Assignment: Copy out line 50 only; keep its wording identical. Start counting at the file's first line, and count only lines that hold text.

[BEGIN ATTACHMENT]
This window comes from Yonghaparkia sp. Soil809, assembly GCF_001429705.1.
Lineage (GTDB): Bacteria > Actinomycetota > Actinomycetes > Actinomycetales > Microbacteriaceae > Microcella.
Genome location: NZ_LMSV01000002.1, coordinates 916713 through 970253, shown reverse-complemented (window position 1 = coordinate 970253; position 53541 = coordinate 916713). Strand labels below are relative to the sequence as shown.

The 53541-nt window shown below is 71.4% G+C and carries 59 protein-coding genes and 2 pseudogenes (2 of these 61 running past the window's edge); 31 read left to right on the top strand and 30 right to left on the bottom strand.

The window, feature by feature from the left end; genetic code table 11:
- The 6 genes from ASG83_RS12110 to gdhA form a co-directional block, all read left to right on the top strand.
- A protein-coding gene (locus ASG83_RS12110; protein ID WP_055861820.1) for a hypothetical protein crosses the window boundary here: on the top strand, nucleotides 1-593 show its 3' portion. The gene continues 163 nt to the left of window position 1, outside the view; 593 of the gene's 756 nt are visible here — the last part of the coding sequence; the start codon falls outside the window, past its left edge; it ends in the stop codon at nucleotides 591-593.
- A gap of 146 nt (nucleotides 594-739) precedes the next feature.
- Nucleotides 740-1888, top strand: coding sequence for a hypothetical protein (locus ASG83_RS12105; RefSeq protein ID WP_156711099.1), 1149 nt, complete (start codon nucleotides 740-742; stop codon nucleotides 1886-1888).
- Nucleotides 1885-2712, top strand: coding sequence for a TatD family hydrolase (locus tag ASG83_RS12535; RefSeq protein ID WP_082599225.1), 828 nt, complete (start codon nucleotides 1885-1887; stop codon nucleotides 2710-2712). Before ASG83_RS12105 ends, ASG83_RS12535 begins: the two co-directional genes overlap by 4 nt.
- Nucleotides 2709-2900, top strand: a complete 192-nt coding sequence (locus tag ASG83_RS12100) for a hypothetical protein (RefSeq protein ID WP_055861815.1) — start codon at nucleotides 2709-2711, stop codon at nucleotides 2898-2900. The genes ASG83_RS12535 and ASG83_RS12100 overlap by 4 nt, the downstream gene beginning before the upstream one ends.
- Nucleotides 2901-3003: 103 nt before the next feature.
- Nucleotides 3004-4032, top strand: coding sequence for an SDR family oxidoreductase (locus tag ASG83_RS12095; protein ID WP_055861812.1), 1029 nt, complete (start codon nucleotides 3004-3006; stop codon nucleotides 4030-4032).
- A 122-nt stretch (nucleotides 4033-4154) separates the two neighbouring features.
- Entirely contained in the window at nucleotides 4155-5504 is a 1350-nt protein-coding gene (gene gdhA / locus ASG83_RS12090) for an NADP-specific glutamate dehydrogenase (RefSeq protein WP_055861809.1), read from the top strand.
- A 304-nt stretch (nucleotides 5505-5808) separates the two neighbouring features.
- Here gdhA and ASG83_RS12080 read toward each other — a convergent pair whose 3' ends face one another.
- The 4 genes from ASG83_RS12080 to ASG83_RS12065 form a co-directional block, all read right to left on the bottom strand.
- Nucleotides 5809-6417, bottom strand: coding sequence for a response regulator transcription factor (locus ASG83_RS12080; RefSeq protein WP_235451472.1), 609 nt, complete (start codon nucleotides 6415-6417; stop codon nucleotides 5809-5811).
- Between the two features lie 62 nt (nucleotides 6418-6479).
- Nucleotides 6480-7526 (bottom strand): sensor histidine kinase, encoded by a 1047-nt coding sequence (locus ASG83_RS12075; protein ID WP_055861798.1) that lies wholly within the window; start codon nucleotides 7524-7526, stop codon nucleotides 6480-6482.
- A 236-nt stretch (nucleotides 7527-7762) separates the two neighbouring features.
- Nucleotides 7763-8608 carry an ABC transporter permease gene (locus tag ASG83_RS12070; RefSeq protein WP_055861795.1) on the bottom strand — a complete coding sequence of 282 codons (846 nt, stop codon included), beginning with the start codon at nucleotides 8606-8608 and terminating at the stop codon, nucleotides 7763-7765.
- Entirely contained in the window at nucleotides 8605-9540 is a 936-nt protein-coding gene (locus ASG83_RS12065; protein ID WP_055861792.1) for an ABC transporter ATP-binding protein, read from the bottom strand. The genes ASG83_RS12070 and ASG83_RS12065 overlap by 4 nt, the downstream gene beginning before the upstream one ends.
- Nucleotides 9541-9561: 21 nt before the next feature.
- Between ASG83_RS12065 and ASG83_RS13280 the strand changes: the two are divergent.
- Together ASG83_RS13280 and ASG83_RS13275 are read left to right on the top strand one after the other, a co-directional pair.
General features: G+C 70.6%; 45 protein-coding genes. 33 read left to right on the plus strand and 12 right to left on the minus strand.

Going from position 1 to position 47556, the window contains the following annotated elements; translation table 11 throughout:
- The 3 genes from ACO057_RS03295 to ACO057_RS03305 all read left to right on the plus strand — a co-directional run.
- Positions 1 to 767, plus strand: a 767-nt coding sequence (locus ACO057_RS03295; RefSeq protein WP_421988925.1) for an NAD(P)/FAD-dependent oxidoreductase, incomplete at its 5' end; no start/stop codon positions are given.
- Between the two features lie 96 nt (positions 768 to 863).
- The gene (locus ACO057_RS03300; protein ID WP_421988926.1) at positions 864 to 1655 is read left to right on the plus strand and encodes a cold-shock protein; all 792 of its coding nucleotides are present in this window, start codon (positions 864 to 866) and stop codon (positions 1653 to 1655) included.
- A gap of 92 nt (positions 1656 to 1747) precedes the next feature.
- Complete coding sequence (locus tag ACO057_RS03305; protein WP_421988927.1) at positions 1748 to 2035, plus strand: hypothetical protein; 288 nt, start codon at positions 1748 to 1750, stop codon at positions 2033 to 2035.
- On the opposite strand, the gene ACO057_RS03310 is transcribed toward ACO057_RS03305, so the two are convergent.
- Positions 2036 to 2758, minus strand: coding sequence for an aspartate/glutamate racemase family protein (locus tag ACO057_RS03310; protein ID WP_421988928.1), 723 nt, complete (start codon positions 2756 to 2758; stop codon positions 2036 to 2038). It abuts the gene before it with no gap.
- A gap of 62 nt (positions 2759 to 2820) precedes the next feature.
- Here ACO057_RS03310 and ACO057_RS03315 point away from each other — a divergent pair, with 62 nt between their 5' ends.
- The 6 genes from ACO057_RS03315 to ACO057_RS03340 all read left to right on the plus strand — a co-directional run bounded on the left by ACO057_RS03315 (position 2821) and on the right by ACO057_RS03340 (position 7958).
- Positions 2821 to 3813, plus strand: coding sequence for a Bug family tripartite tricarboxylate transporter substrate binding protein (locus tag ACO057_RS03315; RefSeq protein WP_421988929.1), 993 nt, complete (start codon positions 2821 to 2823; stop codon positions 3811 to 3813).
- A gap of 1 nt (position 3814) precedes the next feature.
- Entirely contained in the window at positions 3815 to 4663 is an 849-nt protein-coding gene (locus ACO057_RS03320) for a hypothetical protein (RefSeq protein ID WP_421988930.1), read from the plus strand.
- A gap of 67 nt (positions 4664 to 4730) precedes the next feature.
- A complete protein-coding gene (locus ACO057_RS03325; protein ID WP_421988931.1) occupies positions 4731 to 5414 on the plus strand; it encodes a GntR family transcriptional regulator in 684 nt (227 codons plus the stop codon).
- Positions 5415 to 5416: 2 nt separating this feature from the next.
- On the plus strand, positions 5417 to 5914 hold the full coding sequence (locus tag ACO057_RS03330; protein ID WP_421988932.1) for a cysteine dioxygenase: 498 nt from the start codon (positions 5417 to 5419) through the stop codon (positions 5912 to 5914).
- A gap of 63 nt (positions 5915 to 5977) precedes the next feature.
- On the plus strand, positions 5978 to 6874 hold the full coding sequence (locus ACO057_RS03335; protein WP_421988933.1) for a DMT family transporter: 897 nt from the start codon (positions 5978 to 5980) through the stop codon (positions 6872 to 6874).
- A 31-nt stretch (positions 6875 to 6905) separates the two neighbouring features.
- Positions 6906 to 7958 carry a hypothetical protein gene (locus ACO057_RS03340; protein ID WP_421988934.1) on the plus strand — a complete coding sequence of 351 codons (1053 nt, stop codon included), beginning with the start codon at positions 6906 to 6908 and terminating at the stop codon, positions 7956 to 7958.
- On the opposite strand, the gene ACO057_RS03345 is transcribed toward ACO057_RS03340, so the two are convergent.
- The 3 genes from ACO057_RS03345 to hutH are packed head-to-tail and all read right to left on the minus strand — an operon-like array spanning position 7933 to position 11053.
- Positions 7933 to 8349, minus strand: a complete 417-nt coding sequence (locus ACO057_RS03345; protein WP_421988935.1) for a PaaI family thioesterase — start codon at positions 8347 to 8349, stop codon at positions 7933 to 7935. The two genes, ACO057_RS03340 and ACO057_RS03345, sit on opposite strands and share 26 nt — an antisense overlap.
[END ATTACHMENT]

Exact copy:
- A 31-nt stretch (positions 6875 to 6905) separates the two neighbouring features.